Published: 2011-11-21 12:17:18
Updated: 2011-11-21 12:17:18
Posted November 21, 2011
By Mike Moss
We often think of the sun as a kind of smooth yellow disc, maybe with an odd sunspot or prominence, and an otherwise smooth, stable producer of the energy that we take for granted every day. In some respects, it really is. However, when viewed in great detail with the appropriate instruments and using a a variety of wavelengths within the electromagnetic spectrum, it becomes more obvious how much is really going on there.
One of the instruments that really gives us a fascinating look at what's happening with the sun is an orbiter called the Solar Dynamics Observatory, launched back in February of 2010 and providing some amazing imagery ever since (earning the nickname "Hubble for the sun"). A week or so ago, the SDO was sending imagery that showed an unusual filament of magnetism (the dark streak in the two images that stretches from above the upper left limb of the sun down to near the center, a distance of more than three times that from the earth to the moon. Since then, that feature has rotated to the right and eventually snapped and become less organized, but it made for a neat set of images first.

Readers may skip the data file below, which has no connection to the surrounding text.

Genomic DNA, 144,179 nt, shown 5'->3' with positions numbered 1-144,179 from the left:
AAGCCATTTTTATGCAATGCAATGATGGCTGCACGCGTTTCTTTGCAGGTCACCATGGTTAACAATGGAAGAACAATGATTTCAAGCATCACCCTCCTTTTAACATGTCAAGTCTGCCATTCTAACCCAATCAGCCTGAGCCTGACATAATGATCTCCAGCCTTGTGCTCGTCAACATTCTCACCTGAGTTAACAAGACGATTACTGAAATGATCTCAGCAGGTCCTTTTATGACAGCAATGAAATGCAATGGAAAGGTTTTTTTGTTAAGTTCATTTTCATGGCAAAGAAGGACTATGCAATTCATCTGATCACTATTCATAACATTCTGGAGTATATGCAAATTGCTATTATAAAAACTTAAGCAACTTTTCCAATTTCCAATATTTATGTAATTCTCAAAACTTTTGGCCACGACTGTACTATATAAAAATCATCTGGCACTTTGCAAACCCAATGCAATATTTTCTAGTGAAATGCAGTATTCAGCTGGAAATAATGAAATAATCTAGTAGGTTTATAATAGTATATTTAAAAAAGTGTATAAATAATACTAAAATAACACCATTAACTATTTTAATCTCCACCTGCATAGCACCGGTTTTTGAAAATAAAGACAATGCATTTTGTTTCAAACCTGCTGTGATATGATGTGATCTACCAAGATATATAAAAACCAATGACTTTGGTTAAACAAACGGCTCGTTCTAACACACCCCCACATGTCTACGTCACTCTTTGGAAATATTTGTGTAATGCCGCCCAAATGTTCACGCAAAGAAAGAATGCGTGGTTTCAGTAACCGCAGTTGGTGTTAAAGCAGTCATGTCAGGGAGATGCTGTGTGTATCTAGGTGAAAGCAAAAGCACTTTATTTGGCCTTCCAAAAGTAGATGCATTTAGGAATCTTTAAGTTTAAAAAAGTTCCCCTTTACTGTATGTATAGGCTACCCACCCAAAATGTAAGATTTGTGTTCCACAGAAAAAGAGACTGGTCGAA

The SDO is also great for visualizing just how "dynamic" the sun really is. For a better sense of that, video really helps, and you might enjoy perusing some 48 hour lapses of solar activity available at the first of the video links I included. On that page, you can select different filtered views to the right of the movie window, and just above those selections, you can change which part of the sun is in zoomed in on. There's also plenty more to peruse on the site, using the "Data" and "Gallery" menus. The second link is to a YouTube video showing a massive eruption of material from the sun that occurred on June 7 of this year, shown in several wavelengths. It really highlights the difference in what can be seen visually and what shows up when filtered for wavelengths that our eyes can't process. Enjoy the view!